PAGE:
The site encompasses 582 hectares (1,438 acres) of mixed conifer forest, ranging in elevation from 998 m to 1383 m (3,274 – 4,537ft). The terrain is relatively complex, with coarse hills, steep slopes, and narrow drainages. NEON has designated SOAP as one of two relocatable terrestrial sites for Domain 17 - Pacific Southwest. The domain’s relocatable aquatic site, Upper Big Creek, is just north of the terrestrial site boundaries.
The climate is typical of the Sierra Nevada, with hot, dry summers and fairly mild, wet winters. Precipitation occurs primarily in the form of rain during the winter and early spring, with limited snowfall. Temperatures in December through February range from 1 to 12 °C (34 to 54 °F), with an average of 6 °C (43 °F). Frost is common beginning in mid-November through early March. Spring is mild, with average temperatures around 10 °C (50 °F). The summer months of June through August range from 15 to 28 °C (59 to 82 °F), with an average of 22 °C (72 °F), though temperatures often reach or exceed 32 °C (90 °F) during the day.
Site History and Management
Soaproot Saddle is part of the Sierra National Forest, federal public land administered by the U.S. Forest Service. The land is managed for multiple uses and benefits, ranging from renewable resources, such as timber and forage, to recreation and research. Targeted research addresses a range of concerns and provides much of the direction in resource management. Wildland fire is of particular concern at SOAP, where foresters use a combination of prescribed fire and mechanical fuel treatment to minimize damage while maintaining a healthy fire regime.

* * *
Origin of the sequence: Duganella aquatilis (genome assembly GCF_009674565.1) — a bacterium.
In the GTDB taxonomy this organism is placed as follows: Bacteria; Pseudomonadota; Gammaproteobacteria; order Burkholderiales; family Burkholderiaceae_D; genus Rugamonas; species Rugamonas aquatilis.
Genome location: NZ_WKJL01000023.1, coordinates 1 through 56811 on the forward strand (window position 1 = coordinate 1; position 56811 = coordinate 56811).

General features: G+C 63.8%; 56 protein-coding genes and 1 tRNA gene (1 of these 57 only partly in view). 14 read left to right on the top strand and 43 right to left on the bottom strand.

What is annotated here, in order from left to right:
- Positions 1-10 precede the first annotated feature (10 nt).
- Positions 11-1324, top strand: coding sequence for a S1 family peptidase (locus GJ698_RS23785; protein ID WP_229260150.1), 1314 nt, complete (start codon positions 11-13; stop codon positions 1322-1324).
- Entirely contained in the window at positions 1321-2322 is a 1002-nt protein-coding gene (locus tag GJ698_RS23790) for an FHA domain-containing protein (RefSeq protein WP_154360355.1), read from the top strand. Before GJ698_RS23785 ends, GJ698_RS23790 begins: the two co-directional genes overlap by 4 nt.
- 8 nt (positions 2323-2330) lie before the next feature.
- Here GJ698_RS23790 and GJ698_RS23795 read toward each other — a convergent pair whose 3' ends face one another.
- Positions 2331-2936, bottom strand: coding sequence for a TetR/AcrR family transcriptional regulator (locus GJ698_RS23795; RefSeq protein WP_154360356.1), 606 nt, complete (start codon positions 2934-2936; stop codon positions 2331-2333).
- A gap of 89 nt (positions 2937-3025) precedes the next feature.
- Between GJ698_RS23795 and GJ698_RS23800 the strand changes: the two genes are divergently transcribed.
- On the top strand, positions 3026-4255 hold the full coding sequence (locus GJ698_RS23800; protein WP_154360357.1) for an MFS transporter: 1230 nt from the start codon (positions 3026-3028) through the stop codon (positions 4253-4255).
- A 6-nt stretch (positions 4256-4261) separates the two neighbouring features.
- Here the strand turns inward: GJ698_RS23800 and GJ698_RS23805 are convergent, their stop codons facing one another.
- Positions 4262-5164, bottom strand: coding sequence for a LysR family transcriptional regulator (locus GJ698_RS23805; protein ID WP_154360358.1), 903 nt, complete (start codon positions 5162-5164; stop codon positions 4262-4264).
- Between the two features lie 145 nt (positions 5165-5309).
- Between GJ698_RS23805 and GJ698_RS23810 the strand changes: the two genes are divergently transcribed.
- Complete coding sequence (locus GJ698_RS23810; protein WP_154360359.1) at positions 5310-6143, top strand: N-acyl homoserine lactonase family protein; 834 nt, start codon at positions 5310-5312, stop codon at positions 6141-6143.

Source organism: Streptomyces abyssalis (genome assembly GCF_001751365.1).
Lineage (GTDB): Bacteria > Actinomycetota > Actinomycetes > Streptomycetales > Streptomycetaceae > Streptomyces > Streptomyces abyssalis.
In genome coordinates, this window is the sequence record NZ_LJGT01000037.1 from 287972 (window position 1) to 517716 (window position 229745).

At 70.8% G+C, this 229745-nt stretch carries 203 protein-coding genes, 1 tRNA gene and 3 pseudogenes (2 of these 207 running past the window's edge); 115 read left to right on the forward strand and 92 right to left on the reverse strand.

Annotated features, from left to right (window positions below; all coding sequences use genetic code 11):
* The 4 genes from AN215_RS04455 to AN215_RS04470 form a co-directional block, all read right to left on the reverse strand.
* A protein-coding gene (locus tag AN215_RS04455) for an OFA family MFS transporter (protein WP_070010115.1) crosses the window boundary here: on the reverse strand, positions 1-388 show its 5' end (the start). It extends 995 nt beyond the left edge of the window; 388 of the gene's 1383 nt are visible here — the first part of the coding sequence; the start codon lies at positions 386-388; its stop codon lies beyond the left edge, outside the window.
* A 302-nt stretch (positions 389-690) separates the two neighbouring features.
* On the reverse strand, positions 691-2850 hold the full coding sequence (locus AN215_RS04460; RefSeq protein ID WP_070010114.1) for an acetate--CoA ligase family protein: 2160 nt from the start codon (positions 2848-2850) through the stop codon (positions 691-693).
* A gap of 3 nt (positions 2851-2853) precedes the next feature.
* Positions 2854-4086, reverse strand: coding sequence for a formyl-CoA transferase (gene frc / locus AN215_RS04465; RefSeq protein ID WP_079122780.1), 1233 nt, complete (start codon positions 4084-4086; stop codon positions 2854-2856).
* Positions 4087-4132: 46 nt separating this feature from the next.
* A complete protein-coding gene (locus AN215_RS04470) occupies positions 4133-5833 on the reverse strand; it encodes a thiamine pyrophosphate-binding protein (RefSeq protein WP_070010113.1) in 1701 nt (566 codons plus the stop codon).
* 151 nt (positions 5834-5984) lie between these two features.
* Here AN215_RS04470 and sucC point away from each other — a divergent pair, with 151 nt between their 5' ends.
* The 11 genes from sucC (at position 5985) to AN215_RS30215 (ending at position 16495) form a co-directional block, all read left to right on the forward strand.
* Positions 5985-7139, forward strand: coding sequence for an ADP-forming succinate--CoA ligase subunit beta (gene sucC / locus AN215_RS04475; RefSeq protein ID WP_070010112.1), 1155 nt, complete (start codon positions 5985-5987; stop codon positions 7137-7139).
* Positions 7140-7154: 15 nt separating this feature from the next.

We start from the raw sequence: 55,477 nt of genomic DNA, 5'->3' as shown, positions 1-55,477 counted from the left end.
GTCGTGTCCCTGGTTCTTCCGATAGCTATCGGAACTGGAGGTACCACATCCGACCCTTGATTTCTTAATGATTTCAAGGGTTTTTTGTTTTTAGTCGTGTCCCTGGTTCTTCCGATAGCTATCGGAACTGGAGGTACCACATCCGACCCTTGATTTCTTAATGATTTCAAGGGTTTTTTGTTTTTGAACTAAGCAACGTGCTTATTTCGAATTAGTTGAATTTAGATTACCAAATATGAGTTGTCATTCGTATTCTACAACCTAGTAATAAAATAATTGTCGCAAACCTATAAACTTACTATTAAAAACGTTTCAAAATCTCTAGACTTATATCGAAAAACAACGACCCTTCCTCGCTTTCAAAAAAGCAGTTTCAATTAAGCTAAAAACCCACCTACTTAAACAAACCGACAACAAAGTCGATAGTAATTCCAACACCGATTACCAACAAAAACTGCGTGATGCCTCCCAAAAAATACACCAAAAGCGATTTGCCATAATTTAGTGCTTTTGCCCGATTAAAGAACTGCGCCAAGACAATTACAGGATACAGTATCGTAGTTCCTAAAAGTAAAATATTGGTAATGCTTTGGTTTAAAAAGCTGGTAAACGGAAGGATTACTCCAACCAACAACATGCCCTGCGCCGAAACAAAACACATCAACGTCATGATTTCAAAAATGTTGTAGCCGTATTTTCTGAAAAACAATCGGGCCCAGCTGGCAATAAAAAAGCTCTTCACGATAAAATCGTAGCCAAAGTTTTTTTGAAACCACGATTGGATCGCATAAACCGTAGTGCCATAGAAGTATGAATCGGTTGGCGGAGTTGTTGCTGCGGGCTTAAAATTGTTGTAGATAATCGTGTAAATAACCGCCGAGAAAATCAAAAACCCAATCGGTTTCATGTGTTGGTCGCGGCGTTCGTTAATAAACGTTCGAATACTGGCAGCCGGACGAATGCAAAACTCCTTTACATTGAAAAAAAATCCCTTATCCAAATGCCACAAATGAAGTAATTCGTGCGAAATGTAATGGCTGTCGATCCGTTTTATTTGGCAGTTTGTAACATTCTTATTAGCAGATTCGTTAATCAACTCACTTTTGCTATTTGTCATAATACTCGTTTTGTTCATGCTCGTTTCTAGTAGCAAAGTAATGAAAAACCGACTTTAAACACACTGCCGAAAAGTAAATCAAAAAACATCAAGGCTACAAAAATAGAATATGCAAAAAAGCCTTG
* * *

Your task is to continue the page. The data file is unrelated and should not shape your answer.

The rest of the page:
Site-specific Topics SOAP is home to a flux tower associated with the Southern Sierra Critical Zone Observatory (CZO), which collects data on water, carbon and nutrient cycling across the rain-snow transition in the southern Sierra Nevada. CZO eddy covariance flux towers also operate at the Pacific Southwest core site, San Joaquin Experimental Range (SJER) and Lower Teakettle (TEAK), the other relocatable site.
The National Land Cover Database (NLCD) characterizes SOAP as a mix of evergreen forest and shrub scrub vegetation types. Ponderosa pine (Pinus ponderosa) and incense cedar (Calocedrus decurrens) dominate the overstory, with co-dominant canyon live oak (Quercus chrysolepis) and California black oak (Quercus kelloggii). However, the interaction of long-term drought and warming has exacerbated the outbreak of pine bark beetles, leading to high Ponderosa pine mortality and a potential shift in the forest community. Mariposa manzanita
(Arctostaphylos viscida ssp. mariposa) are interspersed throughout the understory and often form dense thickets in open areas, whereas deerbrush (Ceanothus integerrimus) and poison oak (Toxicodendron diversilobum) are common in the shaded understory. Mountain misery (Chamaebatia foliolosa) provides dense groundcover throughout much of the site. Herbaceous plants include annual and perennial grasses, as well as a range of native forbs.
Soils are weathered from granite or granodiorite, primarily from the Holland and Chaix series, and to a lesser extent, the Chawankee and Tollhouse series. Soils are moderately deep and well-drained on mountain slopes, with shallower and excessively drained soils on steeper slopes. Exposed bedrock punctuates the landscape. Intermittent streams of the watershed drain into Big Creek, just north of the site boundary and home to the domain’s relocatable aquatic site.